Wait, so the Ravens were going to roll on with Ray Rice and the NFL was going to give him a slap on the wrist until there was a video? Until there was a horrible public outcry, (and I admit the video was seriously violent and disturbing) it was not that big a deal for the team or the league? You had the GM and his head coach talking about what a great guy he was after the incident. The video comes out and all of a sudden, well not so much. Then you have Goodell punishing a player after he was punished? I don't think many will argue the point that Rice deserved a much stiffer penalty than the two games that the league handed down originally but is this how the league is now going to conduct business? We know what happened, in detail and here is one penalty but if the video of it surfaces then expect a worse penalty to be handed down? I am in no way arguing for or showing sympathy for Rice or what happened to him as I do not care and assume that whatever he got he deserved. Only pointing out the insanity of the process.
So what ties these two, the Rice and the Tunsil, incidents together and yet makes them different than others? It seems to be the fact that a video of the incident surfaced. Does anyone really believe that the NFL or anyone in the NFL cares one bit if a player, a highly touted player were to tell them, "Yeah, I smoked weed two years ago!"? Sure they would look further into it to make sure they kid did not have a problem but the single incident would not likely weigh into their decision on whether to take a kid or not. I have to assume that many players that were taken high (no pun intended) admitted to smoking weed at some point in college or high school or else they just flat out lied to the teams that interviewed them. Beyond that how many of those very people that were involved in making the decision to pass on the best player in the draft had done essentially the same exact thing, smoke weed, themselves in college? I personally know people that are at a very high level in their profession that I know for a fact smoked weed during the college years and it did not affect their rise in this world. The NFL is certainly no different.
One would think that the NFL as a whole would be overwhelmed with their real issues. There is the concussion situation that has even spurned a big budget film not to mention multiple lawsuits and at least one settlement of a billion dollars. I like many believe that there needs to be a lot more research into concussion's, their causes and long-term effects, why some are affected differently than other, etc... but this is without a doubt a huge issue for the league going forward, maybe the biggest. There are also players that are beating women, assaulting people, assaulting police officers, drunk driving on a mass scale and even cases manslaughter and first-degree murder. But let's stop down nearly an entire news cycle in the NFL on one of it's biggest nights because a college kid smoked some weed out of a Breaking Bad knockoff bong! Somehow a crime that is neither victimless and that only hurts the perpetrator (depending on your POV towards marijuana use) is worse than a crime with actual and real victims? None of this has to do with "Should teams or should they not care if a player is a Boy Scout?", only that the process to figure out who and what and why seems somehow backward at this point.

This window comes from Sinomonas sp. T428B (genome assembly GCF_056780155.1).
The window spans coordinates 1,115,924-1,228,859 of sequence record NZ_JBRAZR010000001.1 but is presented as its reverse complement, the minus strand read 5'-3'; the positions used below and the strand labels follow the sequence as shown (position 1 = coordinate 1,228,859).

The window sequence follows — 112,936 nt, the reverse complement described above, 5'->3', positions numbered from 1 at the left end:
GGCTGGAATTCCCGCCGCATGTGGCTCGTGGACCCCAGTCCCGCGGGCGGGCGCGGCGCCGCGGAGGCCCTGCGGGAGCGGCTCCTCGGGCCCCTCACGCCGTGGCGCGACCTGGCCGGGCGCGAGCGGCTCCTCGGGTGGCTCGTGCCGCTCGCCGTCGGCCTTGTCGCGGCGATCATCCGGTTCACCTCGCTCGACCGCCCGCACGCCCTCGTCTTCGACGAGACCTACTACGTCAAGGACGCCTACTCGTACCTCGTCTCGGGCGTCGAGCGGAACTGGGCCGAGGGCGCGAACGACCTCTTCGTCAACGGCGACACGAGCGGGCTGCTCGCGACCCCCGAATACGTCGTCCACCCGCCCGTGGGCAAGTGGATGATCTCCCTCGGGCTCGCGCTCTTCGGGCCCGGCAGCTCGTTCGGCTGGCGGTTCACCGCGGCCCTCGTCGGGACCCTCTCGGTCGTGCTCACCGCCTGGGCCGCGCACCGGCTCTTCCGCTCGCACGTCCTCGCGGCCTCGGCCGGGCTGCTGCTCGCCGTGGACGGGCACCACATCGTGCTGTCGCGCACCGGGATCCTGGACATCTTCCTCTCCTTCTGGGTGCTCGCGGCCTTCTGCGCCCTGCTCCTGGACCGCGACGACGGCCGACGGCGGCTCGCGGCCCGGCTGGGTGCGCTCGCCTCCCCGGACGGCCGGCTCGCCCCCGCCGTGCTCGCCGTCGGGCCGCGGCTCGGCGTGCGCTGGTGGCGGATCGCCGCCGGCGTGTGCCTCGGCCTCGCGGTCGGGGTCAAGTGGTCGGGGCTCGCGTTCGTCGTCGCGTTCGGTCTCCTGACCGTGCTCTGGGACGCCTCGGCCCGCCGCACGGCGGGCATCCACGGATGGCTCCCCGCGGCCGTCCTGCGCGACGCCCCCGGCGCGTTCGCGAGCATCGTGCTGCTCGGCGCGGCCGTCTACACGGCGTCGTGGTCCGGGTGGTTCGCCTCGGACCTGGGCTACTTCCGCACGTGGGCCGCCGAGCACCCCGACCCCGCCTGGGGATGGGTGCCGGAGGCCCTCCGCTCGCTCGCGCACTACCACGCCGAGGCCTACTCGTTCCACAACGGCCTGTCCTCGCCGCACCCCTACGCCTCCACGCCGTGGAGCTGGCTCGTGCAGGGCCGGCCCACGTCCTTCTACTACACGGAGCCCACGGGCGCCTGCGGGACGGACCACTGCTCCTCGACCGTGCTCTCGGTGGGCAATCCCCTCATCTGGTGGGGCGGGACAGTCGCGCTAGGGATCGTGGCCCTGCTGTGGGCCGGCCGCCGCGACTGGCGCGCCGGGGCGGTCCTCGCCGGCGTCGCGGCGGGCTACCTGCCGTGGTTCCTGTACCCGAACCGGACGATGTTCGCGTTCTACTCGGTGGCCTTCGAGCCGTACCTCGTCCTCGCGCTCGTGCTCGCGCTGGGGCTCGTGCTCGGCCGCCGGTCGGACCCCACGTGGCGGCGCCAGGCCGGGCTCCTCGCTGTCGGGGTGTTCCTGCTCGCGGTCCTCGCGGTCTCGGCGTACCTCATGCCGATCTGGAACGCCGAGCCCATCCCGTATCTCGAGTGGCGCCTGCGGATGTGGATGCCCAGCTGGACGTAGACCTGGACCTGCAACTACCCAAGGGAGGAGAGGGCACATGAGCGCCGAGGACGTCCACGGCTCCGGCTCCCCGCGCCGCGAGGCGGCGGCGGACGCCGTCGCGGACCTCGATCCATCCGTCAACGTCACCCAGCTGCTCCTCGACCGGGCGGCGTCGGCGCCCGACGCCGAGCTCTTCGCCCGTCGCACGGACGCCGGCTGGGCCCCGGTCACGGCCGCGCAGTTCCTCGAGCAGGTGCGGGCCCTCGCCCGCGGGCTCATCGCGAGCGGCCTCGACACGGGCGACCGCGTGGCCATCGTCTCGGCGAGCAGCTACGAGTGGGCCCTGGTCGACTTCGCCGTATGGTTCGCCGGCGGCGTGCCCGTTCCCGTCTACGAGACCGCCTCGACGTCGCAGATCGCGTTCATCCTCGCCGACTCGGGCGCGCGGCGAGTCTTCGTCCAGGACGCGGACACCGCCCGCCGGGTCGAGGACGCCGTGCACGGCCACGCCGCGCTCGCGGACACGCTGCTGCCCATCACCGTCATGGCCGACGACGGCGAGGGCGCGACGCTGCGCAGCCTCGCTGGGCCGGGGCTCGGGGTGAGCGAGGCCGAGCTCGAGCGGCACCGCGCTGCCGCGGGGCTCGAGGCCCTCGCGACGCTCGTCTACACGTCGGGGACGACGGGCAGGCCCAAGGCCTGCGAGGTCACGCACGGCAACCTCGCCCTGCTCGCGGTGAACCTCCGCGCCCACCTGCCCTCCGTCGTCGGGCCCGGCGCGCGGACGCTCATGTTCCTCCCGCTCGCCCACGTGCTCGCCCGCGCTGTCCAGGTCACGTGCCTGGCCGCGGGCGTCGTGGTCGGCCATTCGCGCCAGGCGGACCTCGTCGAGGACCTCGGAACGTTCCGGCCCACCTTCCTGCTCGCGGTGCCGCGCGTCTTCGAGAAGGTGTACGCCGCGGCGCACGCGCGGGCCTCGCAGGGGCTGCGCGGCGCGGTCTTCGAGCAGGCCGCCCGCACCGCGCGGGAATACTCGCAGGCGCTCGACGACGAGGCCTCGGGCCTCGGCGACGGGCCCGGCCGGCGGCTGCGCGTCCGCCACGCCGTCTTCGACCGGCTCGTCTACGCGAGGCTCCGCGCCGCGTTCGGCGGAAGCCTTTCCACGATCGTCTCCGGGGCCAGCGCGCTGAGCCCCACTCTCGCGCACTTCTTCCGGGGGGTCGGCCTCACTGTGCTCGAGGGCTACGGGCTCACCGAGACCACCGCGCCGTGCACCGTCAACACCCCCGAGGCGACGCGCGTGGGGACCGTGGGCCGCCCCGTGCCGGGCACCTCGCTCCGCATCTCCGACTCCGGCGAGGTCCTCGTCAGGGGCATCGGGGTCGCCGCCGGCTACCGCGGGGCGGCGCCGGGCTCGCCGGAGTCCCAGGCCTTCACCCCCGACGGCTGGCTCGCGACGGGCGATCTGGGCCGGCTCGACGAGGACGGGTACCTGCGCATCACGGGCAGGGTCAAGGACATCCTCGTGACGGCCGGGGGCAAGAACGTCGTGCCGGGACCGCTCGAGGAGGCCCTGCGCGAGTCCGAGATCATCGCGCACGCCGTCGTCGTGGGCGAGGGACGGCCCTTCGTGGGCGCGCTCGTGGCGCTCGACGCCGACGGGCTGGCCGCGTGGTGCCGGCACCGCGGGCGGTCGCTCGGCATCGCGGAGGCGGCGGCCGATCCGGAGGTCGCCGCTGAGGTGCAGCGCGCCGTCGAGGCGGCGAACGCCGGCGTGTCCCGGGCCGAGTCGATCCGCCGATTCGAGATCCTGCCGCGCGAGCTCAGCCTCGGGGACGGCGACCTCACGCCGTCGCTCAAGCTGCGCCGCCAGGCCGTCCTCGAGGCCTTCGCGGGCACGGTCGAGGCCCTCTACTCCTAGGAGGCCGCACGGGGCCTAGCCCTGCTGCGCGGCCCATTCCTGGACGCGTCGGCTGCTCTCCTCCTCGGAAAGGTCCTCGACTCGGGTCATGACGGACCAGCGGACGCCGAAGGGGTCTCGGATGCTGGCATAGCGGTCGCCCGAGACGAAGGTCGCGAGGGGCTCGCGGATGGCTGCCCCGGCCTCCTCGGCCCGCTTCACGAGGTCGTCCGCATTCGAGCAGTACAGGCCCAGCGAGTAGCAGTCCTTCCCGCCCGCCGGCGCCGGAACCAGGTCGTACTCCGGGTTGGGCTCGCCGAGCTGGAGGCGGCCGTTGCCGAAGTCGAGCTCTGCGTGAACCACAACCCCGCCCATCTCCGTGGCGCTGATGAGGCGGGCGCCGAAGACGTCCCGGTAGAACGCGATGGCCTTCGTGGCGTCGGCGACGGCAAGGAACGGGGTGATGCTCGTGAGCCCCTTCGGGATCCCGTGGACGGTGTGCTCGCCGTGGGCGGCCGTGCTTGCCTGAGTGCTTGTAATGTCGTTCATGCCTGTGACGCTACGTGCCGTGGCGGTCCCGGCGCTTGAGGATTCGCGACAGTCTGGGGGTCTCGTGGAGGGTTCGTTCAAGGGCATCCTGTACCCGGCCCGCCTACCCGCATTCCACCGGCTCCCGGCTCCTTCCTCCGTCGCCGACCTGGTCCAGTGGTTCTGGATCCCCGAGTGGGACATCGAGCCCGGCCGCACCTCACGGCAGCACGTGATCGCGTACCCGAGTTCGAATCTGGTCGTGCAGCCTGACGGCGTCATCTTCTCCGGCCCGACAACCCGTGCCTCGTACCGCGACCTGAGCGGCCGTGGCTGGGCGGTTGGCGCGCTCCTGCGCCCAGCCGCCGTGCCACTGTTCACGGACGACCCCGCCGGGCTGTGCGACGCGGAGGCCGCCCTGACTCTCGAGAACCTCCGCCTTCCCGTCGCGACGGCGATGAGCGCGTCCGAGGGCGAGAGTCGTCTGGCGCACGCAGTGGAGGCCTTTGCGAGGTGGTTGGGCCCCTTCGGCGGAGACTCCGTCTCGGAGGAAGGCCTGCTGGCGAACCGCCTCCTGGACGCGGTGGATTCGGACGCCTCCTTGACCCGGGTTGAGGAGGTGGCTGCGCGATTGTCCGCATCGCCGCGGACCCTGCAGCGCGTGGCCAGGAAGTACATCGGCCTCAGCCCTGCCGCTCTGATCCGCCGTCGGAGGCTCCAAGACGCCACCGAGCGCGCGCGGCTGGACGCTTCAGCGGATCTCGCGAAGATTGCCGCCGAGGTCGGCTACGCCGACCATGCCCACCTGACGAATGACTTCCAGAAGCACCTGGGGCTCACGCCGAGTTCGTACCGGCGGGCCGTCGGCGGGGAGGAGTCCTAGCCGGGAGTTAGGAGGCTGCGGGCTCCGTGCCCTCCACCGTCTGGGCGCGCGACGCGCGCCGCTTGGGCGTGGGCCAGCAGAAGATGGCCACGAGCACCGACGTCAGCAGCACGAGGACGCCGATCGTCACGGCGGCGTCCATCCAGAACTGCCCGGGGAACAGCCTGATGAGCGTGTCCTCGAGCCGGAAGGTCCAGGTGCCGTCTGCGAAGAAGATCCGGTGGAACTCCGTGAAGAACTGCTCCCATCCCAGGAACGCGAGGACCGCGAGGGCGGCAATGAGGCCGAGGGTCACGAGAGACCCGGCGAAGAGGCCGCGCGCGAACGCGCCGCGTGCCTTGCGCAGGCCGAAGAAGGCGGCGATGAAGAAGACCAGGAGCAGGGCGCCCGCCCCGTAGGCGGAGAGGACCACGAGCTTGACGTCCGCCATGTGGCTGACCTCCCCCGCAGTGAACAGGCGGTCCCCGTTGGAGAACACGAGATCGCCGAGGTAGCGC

Now comes word that Tunsil will be evaluated for the NFL's substance abuse program!?! Wait, so if he had admitted to smoking weed one time at a party back in school, all is Kosher but if there is a video of it now he has to be "evaluated"? Seriously? An NFL spokesman, when asked about Tunsil's situation and why he would have to be evaluated stated "Any incoming player with behavior of conduct involving a substance of abuse will be evaluated by the program's advisors.". Now it would seem understandable that a kid is "evaluated" if he failed one of the drug tests that the NFL gives during and following the combine or if he had a known history of abusing any substance but are you telling me that every player that ever smoked weed in college or maybe even high school should be evaluated or is it only those that are captured on film doing so? Does anyone, including the NFL, teams or players actually know how this process works? What is considered as "conduct involving a substance of abuse?". Does this include drinking in excess because alcohol is by every definition for sure a substance that is abused in this country (especially on college campuses)? Should then every single player be "evaluated" because surely, just about every one of them got drunk at one point, or several points in college? Is there zero cutoff for time passed? Are these decisions all just made by that little guy from Twin Peaks sitting in a room flipping a big coin? Does the NFL really just operate with a policy of if there is a video we must address it but if there is no video then it did not happen? Is this real life?
So in this single situation we have found out that the NFL and many of their teams are horrible hypocrites of the highest order (I know that we all mostly knew this but this only further highlights it). Hit a woman and that's cool so long as it's not on video. Smoke weed a few times and we don't really care but by God let it show up on a video, no matter how old the video or that it happened while in college where the majority of other students are doing the same exact thing, that thing is going to cost you and cost you big. And the Commissioner, well we can't tell you how he will handle any of these incidents but it's very likely that he will begin by commenting on it in some childish/unprofessional manner and then he might penalize you or not penalize you or maybe he will penalize you and then penalize you some more. It's really hard to say because there is no real pattern to the punishment. And the fact that one incident might be worse than the other has nothing to do with the penalties because none of this is supposed to make sense either. Do not expect the punishment handed down to be equable in any way to the rule that was violated or maybe has not been violated...I'm confused too! Welcome to the NFL young man!